Training a guide dog for the blind
Jordie, an 18-month-old golden labrador, is the first guide dog that is being trained in Singapore.
Flown in from Australia last December, the male guide dog will be completing its training in six months. Once fully trained, it will be paired up with a suitable client.
The Guide Dogs Association of the Blind (GDAB) announced last month that all future guide dogs used here will be trained in Singapore.
Ms Cassandra Chiu, GDAB's clients services manager, said: "It's exciting for this to be a new chapter in the history of guide dogs in Singapore."
"Singapore cannot always depend on getting our guide dogs from overseas. We must train locals to be able to train these guide dogs for the future."
Guide dog mobility instructor Zara Linehan, 33, is in charge of Jordie's training.
The Briton, who is based here, said: "Jordie is very well-behaved, though it needs some guidance from me on the more difficult tasks, such as finding a seat for the client on the bus."
Instructors like Ms Linehan undergo training for up to two to three years to learn how to train guide dogs and the clients they serve.
GDAB is planning to send a Singaporean overseas to learn how to train guide dogs and their clients in future.
Guide dogs usually undergo training overseas, which lasts for one and a half to two years.
Once the dogs are fully trained, clients must also receive three to four weeks of intensive training to learn how to be guided by the dog.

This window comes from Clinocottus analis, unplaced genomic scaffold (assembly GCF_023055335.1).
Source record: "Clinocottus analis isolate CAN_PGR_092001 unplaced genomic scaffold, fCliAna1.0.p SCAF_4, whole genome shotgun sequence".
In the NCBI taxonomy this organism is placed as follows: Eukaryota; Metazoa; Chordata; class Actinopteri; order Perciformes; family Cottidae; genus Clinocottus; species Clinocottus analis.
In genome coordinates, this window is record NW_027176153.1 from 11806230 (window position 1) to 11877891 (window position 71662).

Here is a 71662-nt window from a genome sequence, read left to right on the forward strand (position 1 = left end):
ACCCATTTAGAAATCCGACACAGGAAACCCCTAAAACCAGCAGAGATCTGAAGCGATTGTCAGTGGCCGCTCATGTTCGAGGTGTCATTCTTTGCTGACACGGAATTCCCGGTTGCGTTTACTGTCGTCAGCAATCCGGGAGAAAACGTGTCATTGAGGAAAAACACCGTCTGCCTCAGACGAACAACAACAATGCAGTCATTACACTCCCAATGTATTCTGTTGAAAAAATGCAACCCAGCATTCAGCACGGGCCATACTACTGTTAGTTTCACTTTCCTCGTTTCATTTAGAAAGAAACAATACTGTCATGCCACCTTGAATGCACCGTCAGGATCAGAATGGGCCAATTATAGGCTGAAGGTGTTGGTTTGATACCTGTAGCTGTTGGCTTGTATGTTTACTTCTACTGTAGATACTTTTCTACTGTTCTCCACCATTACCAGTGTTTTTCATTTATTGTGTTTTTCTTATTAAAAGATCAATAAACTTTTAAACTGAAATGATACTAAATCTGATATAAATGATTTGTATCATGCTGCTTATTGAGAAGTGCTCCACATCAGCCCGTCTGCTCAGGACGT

Training guide dogs can be challenging.
Ms Linehan said: "Supporting the dog and working out how it learns best can be quite tricky. Sometimes the dog's surroundings makes things difficult too."
Overgrown plants blocking the pavement or bins left in the middle of footpaths are some of the obstacles that Jordie faces.
Said her trainer: "Some members of the public or taxi drivers can be unfriendly as well, but thankfully this doesn't happen often."
Just last month, a guide dog was injured when a person threw a tool bag at it near a Kovan work site.
Ms Linehan said: "A guide dog has to stop at roads or traffic lights, taking the owner around obstacles and leading them up and down the stairs and through doors. It also has to be well-behaved at all times, especially when out with its owner."
Guide dogs are even trained not to answer nature's call when they are working or when their harness is on.
GDAB's Ms Chiu, 35, is also visually handicapped and has a guide dog named Esme.
She is an activist for the use of guide dogs in Singapore and now for locally-trained guide dogs.
Ms Chiu said: "With dogs being trained here, clients can now wait for a shorter period for the dogs to be available.
"Also, they no longer have to travel overseas for an extended period of time to be trained with their new guide dog."